Oval box, with tooth cleaning powder 1750-1830, France, Paper; ground gypsum; pigment. The label on the box translates to "coral powder for cleaning teeth." Coral refers to the color of the powder, as no actual coral is present in the gypsum and pigment mixture.
Soap container, England, Great Britain, ca. 1750, Brass, previously silvered and small traces remain. Soap containers sat on aristocratic dressing tables as part of toilet sets. Perforations in the box allowed the soap to dry. Companion pieces with solid tops kept sponges damp.Brass coated in silver was a relatively common silver substitute until the Sheffield plate industry was established in the mid-1740s. (c) VA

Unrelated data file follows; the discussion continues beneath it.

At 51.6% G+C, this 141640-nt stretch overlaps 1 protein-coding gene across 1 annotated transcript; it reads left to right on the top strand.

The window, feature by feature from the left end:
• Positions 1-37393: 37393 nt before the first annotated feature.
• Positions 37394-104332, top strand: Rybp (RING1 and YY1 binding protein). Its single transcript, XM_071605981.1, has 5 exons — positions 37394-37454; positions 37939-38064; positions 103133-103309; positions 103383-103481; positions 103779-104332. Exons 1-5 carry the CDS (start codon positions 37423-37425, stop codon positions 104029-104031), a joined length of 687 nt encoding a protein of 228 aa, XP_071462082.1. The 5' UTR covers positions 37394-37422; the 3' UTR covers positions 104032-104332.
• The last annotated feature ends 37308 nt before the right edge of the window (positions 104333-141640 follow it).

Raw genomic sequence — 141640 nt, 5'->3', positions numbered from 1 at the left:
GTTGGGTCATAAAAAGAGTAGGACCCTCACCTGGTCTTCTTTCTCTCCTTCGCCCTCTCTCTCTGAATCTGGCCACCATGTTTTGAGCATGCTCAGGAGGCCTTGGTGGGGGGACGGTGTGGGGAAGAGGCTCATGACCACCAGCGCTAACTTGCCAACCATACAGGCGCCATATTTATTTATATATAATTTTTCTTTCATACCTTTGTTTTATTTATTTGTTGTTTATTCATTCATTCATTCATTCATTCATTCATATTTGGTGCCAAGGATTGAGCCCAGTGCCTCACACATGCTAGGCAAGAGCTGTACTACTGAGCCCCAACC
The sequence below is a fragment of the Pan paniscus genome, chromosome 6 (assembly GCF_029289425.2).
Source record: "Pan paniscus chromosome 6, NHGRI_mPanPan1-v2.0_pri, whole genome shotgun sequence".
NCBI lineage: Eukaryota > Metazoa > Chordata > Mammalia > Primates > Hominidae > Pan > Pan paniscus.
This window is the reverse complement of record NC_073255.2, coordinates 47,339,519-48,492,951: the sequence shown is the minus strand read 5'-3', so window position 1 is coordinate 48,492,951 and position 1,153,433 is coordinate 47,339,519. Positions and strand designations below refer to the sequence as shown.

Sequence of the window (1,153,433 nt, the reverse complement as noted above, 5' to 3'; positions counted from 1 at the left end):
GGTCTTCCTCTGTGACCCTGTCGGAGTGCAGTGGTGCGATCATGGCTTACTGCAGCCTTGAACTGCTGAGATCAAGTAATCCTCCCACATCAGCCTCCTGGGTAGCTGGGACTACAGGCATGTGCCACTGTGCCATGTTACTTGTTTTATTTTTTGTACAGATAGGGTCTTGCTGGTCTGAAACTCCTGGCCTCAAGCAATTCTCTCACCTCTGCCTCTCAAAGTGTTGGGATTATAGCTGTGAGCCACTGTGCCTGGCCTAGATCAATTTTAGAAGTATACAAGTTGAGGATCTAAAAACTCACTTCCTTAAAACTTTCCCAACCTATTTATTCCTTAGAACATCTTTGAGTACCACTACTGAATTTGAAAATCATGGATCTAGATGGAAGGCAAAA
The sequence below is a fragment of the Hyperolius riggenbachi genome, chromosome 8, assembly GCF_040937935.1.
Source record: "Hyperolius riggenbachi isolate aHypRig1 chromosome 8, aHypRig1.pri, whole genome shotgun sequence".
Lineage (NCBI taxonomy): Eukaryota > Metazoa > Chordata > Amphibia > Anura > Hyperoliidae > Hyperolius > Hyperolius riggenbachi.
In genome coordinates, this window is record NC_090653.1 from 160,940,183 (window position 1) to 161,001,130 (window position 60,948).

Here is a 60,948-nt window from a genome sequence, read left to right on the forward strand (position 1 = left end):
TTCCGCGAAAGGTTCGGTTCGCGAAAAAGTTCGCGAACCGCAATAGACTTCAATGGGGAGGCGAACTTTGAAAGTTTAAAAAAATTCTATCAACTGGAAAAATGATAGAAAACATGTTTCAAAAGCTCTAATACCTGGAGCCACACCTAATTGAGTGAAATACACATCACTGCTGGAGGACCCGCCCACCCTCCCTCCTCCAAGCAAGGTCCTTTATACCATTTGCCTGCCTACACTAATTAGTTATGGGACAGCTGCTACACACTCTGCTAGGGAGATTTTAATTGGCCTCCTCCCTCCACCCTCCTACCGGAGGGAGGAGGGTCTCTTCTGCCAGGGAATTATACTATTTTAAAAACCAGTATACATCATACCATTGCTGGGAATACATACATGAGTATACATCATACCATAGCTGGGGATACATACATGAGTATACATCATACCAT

Bourdaloue - chamber pot for ladies - 1750s. A necessary item when wearing hooped petticoats and layers. Women could use them standing up with the aid of their chambermaid. Note how the shape conforms to the female form. A good item to have also when away from home, travelling. Note this one has a lid!
Items from a Traditional 18th & 19th Century Kitchen These items are nearly all in the collection of Number 1 Royal Crescent Museum in Bath. They were collected by Hugh Roberts and donated to the Museum. Some of the items bear a resemblance to those used in our kitchens today. However Box irons were filled with charcoal and must have been very heavy and cumbersome unlike our modern irons. Tin Spice Boxes usually contain six inside sections for spices. http://www.fredericacards.co.uk